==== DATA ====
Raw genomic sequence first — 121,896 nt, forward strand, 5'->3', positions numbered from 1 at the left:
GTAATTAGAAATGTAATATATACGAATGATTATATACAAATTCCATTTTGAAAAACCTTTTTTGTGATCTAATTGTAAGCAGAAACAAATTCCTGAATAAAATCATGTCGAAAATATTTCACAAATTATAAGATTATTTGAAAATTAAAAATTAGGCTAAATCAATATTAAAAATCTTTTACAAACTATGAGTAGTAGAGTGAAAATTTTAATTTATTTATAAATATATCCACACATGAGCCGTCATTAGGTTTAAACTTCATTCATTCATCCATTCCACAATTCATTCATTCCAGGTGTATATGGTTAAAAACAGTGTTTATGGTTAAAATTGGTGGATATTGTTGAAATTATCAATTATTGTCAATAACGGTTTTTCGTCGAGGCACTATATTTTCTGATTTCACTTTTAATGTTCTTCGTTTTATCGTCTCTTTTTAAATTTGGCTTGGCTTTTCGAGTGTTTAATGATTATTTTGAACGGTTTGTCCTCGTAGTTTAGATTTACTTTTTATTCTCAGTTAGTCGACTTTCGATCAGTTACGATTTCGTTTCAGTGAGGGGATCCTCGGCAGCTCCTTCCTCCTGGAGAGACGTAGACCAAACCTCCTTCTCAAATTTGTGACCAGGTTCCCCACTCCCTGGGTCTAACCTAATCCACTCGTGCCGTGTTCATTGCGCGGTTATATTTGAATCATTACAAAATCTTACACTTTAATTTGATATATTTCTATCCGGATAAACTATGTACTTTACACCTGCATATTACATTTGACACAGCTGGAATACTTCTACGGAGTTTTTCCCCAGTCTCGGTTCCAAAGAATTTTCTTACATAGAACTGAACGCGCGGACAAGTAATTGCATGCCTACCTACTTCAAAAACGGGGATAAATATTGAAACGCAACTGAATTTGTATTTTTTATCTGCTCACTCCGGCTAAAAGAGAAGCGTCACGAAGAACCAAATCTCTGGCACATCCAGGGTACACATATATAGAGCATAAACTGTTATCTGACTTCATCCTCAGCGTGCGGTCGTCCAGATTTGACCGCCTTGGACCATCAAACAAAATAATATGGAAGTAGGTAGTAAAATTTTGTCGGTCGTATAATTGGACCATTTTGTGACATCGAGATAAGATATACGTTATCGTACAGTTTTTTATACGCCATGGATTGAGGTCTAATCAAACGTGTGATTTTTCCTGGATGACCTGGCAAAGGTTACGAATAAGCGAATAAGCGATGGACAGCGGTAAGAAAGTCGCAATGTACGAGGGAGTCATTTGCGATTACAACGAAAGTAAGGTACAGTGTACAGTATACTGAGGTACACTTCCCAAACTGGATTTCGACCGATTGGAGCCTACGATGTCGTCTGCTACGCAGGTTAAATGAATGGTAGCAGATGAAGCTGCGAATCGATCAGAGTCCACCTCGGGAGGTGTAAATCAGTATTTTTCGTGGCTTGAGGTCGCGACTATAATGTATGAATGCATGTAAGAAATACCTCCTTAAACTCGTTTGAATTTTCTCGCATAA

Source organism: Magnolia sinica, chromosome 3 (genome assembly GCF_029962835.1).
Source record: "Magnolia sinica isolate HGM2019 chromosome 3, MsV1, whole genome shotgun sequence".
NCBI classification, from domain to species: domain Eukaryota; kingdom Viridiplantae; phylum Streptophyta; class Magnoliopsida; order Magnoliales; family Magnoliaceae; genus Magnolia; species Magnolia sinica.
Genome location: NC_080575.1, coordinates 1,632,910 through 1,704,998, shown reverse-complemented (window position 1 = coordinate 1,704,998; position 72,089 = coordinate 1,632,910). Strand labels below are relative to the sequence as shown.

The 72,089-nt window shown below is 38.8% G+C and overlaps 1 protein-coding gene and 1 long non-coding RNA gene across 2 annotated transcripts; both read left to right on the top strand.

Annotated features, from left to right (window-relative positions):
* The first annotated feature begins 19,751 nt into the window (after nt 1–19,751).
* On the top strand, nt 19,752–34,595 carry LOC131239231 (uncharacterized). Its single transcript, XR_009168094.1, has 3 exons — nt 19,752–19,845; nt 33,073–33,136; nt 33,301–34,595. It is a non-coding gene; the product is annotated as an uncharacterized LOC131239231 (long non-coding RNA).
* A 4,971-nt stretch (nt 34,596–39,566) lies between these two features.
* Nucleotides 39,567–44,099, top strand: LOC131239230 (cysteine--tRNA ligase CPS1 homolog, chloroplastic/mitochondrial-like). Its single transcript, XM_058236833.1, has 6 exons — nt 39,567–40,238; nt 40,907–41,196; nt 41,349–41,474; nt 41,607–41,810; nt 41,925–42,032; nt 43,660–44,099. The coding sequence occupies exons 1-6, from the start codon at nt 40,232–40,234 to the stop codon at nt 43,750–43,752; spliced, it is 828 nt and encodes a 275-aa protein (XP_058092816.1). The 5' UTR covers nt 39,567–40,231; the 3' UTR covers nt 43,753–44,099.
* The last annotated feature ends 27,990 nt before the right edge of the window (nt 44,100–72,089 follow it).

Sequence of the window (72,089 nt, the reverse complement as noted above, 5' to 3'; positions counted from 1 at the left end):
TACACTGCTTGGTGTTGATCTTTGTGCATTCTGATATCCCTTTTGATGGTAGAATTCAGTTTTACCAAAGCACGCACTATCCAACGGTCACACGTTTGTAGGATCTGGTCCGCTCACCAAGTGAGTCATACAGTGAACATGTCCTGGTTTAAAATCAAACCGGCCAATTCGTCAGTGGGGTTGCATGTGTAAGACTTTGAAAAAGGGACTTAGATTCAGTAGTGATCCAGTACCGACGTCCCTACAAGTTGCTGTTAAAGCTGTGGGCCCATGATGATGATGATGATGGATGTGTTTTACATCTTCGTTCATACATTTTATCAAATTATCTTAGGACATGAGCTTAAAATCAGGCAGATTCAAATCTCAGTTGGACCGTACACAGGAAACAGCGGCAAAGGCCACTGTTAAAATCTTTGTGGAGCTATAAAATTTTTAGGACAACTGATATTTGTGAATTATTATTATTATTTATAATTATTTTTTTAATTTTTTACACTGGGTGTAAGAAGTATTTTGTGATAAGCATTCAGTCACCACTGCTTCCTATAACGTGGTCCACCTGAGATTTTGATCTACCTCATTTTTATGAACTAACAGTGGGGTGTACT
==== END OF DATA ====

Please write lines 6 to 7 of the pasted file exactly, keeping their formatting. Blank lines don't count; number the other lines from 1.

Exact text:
Genome location: NC_080575.1, coordinates 1,632,910 through 1,704,998, shown reverse-complemented (window position 1 = coordinate 1,704,998; position 72,089 = coordinate 1,632,910). Strand labels below are relative to the sequence as shown.

The 72,089-nt window shown below is 38.8% G+C and overlaps 1 protein-coding gene and 1 long non-coding RNA gene across 2 annotated transcripts; both read left to right on the top strand.